2004: This is the class we were shaking our fists at as 2008 approached, even before it got as bad as it did. Brett Gallimore (★★★★, ~12th OT) was far overrated and ended up as career depth. Alex Mitchell (★★★½, 3rd OG to 53rd OT) was a planetary object who sparked disagreement between everyone until he turned out to be just a planetary object. Jeremy Ciulla (★★★½ ~22nd OG) was kind of a contingency who turned out to be a liability in a few starts in '07, and Grant DeBenedictis (★★★, ~60th OT) was a sleeper who never woke. Only Mitchell ever started long-term, and nobody returned for a 5th year.
2005: Another big, rebuilding haul that netted distressingly small returns, for various reasons. Cory Zirbel (★★★★ ~15th OT) was the highest-rated and he seemed to be on track for some solid late-career contribution before injury ended him. David Moosman (★★★★ ~14th OG) may have been a better complementary player who was left exposed in the wrong system; it's hard to judge a guy recruited as a MANBALL pulling guard for ending his career as a bad snap fountain while spotting an injured Molk at center of a spread 'n shred. Justin Schifano (★★★★ ~16th OG) never moved up the depth chart and left football after his sophomore year. Mark Ortmann (★★★ ~43rd OT) and Tim McAvoy (★★★½ ~26th OC) were, to fans, considered backup plans who were never meant to start; Ortmann did and did okay for his talent level, while McAvoy was apparently worse than a guy who'd been a defensive tackle a week before.
2006: Justin Boren (★★★★½, 3rd OG) and Stephen Schilling (★★★★★ ~2nd OT) were the highlights of an '06 class that could have used more of them. Boren was immediately serviceable—the only true freshman in this entire period who managed to pull that off—but a mid-career transfer to Ohio State (and the awful O-line coaching they were doing over there at the time) kind of kept him from ever raising the bar much higher than that. Schilling was out of place as a young OT who just wasn't built for pass pro, but managed the transition to spread 'n shred guard pretty well, ended up a four-year starter with two of those years up to par. After those guys were reaches. Perry Dorrestein (★★½ ~66th OT) was the Coner of the offensive line except forced to start for two seasons. John Ferrara (★★★½ ~72nd DT) was the afore mentioned defensive lineman who switched to guard mid-week, leapt past McAvoy, and juuuust beat out a recycling bin to see time as injury replacement his junior year.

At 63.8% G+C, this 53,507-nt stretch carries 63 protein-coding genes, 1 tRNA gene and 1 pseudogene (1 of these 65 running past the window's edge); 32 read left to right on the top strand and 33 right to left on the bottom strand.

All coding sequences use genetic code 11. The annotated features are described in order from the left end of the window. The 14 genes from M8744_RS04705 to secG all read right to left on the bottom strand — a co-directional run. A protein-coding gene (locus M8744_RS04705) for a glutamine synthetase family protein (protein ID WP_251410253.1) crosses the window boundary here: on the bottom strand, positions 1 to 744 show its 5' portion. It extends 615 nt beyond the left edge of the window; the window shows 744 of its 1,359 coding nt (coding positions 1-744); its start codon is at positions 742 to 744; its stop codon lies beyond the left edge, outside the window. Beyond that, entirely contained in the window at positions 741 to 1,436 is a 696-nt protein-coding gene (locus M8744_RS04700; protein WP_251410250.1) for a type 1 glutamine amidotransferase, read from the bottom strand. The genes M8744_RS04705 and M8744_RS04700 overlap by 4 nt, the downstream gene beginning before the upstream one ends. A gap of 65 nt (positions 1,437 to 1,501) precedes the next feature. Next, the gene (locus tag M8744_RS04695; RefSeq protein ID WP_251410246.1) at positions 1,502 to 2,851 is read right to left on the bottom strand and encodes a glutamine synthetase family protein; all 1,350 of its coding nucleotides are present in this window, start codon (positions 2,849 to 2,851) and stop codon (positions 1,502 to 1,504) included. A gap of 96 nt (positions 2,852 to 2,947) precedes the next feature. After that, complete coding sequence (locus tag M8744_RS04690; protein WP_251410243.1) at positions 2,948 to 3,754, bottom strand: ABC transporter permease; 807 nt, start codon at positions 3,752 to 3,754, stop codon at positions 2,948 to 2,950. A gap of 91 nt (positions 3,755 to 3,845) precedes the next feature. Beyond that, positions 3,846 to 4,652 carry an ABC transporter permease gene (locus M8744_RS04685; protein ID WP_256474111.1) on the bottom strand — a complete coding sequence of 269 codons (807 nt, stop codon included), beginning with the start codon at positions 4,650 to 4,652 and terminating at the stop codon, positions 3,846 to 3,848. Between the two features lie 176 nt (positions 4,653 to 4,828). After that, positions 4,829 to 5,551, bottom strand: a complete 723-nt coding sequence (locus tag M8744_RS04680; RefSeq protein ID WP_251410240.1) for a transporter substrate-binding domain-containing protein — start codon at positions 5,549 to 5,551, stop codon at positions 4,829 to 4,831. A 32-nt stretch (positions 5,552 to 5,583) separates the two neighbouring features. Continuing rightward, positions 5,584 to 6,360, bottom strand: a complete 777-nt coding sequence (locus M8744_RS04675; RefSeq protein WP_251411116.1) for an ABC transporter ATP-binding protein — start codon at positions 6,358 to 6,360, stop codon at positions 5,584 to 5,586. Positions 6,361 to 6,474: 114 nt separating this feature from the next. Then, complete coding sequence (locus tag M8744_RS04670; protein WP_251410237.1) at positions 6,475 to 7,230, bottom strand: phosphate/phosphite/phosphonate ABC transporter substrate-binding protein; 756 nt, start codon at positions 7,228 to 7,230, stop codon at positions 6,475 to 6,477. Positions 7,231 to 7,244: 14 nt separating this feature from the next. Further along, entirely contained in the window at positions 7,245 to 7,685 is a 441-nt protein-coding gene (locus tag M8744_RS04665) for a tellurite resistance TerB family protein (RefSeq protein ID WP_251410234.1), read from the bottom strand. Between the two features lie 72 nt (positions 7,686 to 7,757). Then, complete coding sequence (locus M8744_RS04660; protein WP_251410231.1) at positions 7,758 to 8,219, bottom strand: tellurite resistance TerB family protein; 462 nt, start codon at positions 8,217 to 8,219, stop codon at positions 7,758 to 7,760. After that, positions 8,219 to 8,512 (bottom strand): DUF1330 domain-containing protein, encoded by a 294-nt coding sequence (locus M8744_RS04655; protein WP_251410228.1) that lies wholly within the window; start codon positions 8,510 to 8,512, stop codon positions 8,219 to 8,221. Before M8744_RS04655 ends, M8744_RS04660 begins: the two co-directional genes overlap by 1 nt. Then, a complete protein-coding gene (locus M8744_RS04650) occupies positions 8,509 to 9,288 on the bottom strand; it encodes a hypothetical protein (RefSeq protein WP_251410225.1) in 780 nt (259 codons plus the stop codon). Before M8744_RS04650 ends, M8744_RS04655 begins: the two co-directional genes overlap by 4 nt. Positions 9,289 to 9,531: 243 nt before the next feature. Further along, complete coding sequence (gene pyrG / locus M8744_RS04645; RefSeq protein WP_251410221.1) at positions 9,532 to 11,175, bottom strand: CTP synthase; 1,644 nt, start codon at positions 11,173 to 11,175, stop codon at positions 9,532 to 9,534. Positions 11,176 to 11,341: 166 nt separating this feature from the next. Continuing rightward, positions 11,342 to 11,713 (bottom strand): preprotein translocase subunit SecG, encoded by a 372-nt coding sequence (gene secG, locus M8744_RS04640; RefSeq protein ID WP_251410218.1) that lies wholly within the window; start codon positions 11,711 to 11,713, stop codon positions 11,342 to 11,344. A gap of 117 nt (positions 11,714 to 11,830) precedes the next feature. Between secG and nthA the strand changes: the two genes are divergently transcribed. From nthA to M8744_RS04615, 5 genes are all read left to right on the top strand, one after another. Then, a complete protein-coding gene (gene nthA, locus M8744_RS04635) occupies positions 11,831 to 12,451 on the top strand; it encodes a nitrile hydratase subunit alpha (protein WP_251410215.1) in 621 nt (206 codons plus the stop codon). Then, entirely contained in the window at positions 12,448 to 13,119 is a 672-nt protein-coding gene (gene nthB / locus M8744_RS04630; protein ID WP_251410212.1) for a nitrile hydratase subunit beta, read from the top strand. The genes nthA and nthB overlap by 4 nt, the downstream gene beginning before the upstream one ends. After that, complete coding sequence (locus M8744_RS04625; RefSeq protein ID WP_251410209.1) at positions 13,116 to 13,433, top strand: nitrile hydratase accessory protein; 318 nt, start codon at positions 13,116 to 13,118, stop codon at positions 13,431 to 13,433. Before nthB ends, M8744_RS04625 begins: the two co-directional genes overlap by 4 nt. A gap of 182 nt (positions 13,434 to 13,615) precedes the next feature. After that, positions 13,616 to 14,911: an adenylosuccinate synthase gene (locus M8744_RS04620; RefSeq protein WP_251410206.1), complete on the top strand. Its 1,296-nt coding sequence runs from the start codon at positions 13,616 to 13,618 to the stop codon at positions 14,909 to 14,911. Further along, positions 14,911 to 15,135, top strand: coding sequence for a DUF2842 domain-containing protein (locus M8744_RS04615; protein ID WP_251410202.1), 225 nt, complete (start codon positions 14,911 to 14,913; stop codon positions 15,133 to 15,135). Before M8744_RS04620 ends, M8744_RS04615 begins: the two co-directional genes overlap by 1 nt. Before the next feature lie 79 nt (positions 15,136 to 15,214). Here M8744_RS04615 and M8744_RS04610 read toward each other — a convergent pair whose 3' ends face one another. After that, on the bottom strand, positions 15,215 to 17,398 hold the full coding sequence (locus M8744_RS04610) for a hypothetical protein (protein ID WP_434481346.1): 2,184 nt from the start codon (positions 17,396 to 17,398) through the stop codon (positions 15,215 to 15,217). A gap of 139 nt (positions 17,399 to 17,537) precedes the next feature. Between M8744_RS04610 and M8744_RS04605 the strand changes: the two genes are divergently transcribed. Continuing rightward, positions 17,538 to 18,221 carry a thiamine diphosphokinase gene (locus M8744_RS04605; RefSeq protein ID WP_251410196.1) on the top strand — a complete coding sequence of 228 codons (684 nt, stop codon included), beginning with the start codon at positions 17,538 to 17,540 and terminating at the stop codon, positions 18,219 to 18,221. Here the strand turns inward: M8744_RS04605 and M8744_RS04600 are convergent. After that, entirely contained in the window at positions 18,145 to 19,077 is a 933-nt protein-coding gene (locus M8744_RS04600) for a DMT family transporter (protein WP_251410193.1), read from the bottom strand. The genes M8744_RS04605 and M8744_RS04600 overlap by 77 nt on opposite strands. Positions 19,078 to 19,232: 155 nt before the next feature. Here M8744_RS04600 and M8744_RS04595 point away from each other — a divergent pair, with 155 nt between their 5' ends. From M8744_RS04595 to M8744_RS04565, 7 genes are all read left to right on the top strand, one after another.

2007: Undersized, underappreciated David Molk (★★★½ ~5th OC) was the first player recruited for Michigan's switch to zone blocking in '07, serendipitously providing Rodriguez with the perfect spread center; injuries included his career mirrors that of Long, minus the apparent value to NFL teams. Unfortunately the only other OL recruited for this shift was Mark Huyge (right: Heiko) (★★½ ~83rd OT), who turned out to be as limited in pass pro as his rankings indicated, yet unkillable as a starter, as each time a healed senior or budding youth threatened his spot another position always seemed to open up.